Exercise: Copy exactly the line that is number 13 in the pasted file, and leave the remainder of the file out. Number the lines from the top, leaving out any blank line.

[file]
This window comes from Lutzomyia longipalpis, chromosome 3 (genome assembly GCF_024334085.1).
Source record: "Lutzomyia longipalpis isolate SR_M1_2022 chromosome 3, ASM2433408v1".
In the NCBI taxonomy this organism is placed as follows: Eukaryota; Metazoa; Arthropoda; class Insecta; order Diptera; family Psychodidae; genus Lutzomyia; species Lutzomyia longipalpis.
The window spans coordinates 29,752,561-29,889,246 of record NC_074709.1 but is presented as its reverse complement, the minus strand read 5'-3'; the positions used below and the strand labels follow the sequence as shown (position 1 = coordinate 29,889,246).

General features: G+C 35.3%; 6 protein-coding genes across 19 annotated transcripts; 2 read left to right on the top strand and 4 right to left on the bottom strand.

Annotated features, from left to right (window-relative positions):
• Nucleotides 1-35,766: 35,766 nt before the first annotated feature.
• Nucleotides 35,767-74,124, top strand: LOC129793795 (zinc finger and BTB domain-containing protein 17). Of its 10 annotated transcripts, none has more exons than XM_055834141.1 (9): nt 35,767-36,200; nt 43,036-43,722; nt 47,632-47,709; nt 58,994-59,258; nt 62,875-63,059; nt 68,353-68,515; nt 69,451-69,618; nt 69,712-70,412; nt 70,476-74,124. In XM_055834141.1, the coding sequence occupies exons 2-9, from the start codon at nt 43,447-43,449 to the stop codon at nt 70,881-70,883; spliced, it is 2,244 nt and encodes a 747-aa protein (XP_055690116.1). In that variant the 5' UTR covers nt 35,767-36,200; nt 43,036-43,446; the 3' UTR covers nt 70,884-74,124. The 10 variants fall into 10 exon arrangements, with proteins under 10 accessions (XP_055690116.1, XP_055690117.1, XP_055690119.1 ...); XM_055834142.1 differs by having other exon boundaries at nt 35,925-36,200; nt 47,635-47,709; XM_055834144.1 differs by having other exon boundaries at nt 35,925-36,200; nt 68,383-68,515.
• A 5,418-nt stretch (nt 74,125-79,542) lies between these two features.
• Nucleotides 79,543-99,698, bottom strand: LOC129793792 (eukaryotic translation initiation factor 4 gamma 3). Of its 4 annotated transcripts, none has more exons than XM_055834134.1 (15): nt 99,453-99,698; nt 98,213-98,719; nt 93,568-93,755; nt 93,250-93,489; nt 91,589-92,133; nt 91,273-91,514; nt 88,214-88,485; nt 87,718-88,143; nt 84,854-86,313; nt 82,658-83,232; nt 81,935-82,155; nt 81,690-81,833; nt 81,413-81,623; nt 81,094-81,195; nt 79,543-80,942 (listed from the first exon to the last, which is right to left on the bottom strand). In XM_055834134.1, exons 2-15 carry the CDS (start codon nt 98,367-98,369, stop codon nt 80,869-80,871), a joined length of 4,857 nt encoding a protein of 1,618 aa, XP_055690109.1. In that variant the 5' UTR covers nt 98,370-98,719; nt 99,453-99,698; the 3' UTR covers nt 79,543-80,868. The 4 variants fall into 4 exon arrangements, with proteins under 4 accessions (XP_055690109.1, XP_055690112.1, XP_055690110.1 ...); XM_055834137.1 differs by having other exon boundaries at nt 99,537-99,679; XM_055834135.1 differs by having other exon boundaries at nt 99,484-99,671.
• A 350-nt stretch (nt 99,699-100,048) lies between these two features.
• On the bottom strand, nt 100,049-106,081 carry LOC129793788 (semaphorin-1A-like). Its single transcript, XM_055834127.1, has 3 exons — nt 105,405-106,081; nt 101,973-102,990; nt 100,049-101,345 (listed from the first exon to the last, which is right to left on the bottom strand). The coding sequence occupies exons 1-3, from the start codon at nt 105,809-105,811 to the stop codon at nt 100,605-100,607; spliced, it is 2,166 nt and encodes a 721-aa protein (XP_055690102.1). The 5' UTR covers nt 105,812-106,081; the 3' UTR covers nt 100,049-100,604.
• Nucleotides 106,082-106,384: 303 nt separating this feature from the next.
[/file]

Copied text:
• Nucleotides 106,082-106,384: 303 nt separating this feature from the next.